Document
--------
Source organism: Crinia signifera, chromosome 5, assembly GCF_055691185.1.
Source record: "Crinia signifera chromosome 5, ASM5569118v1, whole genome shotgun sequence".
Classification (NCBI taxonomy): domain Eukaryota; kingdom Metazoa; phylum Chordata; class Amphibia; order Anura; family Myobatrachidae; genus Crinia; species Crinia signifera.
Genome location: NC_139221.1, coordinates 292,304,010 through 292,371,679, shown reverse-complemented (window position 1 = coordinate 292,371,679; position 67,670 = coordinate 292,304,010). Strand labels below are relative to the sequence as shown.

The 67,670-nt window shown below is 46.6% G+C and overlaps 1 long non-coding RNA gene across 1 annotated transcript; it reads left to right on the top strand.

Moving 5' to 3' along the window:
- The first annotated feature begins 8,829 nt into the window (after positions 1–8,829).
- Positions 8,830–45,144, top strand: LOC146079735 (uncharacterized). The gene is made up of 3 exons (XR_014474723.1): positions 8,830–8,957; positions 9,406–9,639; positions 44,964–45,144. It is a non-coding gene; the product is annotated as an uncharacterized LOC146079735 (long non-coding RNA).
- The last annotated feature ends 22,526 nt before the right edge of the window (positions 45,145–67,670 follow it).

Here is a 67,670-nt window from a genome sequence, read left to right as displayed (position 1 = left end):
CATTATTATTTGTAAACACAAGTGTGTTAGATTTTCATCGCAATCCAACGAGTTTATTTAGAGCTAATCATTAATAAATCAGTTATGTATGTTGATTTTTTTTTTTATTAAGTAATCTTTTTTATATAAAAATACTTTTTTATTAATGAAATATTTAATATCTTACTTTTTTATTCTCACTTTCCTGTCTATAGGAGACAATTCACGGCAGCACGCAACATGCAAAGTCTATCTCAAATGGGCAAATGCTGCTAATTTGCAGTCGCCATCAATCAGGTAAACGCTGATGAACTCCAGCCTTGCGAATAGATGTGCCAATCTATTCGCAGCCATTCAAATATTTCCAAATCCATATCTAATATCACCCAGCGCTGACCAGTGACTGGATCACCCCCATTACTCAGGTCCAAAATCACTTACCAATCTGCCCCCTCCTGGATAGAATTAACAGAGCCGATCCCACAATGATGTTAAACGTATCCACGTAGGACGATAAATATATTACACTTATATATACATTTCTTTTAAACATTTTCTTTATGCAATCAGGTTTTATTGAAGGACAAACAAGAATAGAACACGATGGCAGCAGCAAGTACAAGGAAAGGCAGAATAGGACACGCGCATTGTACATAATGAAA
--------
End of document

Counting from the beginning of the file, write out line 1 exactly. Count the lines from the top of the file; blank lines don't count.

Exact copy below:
Source organism: Crinia signifera, chromosome 5, assembly GCF_055691185.1.